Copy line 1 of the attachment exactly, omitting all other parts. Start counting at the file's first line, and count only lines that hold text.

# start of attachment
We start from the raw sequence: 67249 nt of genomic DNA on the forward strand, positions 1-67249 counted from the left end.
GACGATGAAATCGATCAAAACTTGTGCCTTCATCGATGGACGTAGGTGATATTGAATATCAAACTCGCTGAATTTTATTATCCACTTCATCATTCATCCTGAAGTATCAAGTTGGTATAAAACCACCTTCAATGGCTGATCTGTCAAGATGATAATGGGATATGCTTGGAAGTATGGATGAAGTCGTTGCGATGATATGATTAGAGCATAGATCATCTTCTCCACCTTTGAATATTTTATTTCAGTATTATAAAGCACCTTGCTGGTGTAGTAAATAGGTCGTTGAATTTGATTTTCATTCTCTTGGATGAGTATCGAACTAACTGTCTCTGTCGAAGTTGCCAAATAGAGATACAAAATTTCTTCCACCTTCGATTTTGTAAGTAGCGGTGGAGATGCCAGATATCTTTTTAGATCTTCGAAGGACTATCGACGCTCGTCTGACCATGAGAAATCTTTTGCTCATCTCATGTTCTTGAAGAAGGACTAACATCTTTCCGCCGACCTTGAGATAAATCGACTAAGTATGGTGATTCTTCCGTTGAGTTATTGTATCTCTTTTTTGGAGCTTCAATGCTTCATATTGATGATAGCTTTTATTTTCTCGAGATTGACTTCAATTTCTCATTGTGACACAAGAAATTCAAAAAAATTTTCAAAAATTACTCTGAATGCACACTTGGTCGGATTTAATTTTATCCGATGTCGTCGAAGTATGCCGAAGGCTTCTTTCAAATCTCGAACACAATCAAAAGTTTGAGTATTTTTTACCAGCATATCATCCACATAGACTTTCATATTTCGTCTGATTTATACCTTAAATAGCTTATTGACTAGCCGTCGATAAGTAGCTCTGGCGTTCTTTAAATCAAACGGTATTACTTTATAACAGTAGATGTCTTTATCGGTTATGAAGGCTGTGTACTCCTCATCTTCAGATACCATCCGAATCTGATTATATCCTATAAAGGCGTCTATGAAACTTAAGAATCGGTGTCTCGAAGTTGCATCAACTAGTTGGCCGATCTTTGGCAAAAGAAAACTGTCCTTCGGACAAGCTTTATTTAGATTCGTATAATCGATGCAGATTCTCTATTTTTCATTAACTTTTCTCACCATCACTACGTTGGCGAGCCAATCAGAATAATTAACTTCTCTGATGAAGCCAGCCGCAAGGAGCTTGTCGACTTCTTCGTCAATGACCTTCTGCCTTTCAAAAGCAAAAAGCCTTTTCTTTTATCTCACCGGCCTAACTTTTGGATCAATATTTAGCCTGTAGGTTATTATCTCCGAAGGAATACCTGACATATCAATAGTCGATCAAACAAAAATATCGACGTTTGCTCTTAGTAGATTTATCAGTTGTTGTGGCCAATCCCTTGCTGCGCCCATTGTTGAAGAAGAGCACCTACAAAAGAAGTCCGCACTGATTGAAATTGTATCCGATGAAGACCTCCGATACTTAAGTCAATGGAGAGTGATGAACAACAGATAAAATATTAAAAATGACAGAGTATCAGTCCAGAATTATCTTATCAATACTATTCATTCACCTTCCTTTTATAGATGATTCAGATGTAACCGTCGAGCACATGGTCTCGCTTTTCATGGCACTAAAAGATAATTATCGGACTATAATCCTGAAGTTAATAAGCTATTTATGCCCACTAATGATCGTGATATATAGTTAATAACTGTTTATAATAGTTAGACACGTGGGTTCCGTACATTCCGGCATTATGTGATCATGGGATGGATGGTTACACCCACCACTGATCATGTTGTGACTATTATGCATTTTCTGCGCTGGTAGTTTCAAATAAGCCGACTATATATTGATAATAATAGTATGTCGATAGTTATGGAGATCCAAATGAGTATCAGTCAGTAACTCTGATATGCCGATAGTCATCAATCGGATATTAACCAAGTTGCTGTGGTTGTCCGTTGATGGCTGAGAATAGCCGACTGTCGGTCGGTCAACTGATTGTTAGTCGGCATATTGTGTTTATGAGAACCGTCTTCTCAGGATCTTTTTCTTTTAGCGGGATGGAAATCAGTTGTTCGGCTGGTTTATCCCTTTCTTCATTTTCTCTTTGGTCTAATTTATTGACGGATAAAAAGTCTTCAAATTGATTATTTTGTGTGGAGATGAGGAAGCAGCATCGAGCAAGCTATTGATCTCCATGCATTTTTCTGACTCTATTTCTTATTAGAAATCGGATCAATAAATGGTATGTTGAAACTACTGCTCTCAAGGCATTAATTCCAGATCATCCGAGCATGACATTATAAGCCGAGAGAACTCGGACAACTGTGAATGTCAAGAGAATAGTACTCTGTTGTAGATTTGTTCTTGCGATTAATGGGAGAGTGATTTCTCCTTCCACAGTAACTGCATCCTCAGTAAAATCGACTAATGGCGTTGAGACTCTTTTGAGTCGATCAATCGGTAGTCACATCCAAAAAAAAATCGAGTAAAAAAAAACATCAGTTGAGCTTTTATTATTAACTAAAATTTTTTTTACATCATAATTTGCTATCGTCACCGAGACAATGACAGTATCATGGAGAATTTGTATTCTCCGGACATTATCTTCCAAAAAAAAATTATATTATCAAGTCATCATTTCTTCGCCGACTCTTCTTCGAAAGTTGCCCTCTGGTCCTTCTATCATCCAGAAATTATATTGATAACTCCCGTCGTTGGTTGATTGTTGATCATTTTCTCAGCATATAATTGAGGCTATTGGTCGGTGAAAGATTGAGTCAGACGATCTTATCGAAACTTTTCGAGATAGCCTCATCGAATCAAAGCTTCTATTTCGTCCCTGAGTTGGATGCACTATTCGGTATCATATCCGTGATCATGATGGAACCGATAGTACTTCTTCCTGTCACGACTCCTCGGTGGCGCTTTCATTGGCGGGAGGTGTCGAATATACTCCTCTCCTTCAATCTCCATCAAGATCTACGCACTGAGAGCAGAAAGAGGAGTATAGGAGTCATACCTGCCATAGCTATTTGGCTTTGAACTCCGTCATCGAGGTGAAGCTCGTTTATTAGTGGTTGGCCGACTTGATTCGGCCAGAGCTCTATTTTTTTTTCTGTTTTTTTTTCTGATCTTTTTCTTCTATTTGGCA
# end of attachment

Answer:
We start from the raw sequence: 67249 nt of genomic DNA on the forward strand, positions 1-67249 counted from the left end.